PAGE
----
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Plate 1.

Rectal mucosal biopsy specimen from a patient with dysentery caused by shigellosis. There is considerable mucosal inflammation caused by infiltration with polymorphonuclear leukocytes and mononuclear cells, as well as substantial damage to surface epithelial cells. However, mucosal architecture is generally preserved with straight, closely adjacent crypts. A crypt microabscess is seen on the right.

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Plate 2.

Rectal mucosal biopsy specimen from a patient with dysenteric stools caused by a flare of chronic ulcerative colitis. The mucosa is heavily infiltrated with polymorphonuclear leukocytes and mononuclear cells. In contrast to Plate 1, mucosal architecture is markedly distorted, with substantial reduction in crypts and distortion of those that remain.

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Plate 3.

Endoscopic appearance of colonic ischemia. (Used with permission from David Stockwell, MD.)

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Plate 4.

Esophageal carcinoma. Fused PET-CT image shows a "hot spot" (black arrow) at the level of the distal esophagus corresponding to squamous cell carcinoma. Note the hepatic metastasis (white arrowhead).

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Plate 5.

Colonic polyp. Three-dimensional endoluminal reconstructed image confirms the presence of a colonic polyp (arrow). (For corresponding axial MDCT image, see Figure 9–17 in the text.)

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Plate 6.

Severe erosive esophagitis with peptic stricture.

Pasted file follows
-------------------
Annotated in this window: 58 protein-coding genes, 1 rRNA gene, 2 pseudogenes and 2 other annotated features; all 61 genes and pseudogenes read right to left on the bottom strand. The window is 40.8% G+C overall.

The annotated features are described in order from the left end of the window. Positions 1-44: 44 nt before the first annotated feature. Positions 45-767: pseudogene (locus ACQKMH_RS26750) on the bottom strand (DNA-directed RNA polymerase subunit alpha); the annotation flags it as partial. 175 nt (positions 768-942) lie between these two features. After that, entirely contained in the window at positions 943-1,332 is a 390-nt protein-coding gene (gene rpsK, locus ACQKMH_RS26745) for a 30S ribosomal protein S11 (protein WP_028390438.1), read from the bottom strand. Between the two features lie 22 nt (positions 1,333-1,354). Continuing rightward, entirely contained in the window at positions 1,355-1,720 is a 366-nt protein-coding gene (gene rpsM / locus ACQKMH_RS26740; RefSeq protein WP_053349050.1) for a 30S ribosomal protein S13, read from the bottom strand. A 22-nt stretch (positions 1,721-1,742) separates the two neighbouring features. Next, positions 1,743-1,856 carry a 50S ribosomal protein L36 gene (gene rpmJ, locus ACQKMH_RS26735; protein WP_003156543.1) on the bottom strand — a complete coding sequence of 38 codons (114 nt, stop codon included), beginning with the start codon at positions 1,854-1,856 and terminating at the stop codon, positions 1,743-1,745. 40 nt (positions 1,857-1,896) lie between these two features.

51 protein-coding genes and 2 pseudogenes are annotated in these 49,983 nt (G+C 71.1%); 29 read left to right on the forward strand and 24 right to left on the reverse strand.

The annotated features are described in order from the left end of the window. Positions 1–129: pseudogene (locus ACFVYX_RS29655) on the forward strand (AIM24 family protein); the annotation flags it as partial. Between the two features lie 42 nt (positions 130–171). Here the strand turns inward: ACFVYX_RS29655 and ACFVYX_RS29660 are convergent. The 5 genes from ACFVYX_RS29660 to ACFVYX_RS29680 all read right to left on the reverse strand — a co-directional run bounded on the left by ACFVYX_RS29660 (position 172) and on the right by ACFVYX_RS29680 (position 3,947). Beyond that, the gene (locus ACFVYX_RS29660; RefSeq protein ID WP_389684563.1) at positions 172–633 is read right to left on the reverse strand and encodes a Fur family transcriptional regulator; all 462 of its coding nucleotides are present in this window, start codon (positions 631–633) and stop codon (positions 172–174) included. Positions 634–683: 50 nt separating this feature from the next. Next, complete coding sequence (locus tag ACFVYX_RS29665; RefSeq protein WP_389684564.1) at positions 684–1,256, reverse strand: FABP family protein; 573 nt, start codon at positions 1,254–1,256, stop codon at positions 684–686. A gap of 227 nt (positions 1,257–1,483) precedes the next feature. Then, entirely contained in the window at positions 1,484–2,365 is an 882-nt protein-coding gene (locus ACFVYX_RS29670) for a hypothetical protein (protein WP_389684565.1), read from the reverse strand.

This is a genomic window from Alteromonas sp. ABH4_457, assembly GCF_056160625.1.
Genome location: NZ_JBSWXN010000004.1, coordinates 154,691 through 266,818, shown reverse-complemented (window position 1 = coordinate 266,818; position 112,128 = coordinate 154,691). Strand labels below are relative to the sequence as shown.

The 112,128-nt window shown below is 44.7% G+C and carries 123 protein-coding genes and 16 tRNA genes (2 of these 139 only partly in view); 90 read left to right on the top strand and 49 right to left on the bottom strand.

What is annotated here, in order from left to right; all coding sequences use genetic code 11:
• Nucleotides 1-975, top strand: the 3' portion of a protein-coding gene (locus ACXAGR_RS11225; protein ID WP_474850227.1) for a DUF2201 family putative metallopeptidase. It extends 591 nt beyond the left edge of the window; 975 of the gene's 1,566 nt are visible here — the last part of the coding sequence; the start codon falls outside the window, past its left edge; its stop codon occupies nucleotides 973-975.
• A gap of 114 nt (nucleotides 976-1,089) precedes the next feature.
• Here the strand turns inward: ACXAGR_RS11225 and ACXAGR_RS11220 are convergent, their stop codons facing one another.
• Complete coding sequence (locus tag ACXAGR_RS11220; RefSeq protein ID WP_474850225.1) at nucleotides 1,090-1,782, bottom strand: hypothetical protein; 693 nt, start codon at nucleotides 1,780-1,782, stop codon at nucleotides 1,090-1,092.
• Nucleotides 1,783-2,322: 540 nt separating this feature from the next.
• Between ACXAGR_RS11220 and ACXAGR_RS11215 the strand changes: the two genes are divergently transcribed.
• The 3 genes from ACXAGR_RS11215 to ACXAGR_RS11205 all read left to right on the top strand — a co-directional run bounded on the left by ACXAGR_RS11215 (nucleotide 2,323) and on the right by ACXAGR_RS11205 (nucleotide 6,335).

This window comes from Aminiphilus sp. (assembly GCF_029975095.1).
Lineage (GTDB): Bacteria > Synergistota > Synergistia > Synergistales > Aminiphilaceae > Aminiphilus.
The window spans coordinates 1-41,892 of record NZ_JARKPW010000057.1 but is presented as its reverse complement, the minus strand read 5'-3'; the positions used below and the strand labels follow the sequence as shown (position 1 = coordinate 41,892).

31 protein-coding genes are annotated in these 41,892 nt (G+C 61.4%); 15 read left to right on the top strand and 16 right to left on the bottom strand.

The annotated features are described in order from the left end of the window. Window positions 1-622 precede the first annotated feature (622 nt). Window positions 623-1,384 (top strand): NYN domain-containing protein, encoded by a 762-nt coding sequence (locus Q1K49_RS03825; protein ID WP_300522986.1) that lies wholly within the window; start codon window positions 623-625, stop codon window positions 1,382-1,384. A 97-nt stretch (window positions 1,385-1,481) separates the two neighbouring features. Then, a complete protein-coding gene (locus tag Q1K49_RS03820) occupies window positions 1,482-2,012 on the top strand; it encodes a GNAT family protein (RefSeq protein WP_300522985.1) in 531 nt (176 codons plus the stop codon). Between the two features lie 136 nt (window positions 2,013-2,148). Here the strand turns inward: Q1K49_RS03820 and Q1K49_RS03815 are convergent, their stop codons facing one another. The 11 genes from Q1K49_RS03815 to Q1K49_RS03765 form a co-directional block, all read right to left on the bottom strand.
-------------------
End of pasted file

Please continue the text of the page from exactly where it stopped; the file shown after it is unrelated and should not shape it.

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Plate 7.

Esophageal stricture prior to dilation.

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Plate 8.

Postdilation appearance of esophageal stricture shown in Plate 7.

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Plate 9.

Endoscopic appearance of Barrett esophagus.

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Plate 10.

Histopathologic findings in nondysplastic Barrett esophagus. Note the glandular epithelium containing goblet cells. (Used with permission from Jason Hornick, MD, PhD, Brigham and Women's Hospital.)

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Plate 11.

Histopathologic findings of low-grade dysplasia in Barrett esophagus. The surface epithelium displays nuclear stratification, limited to the lower half of the cytoplasm. (Used with permission from Jason Hornick, MD, PhD, Brigham and Women's Hospital.)

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Plate 12.

Histopathologic findings of high-grade dysplasia in Barrett esophagus. There is full-thickness nuclear stratification and the mucosa has a villous appearance. (Used with permission from Jason Hornick, MD, PhD, Brigham and Women's Hospital.)

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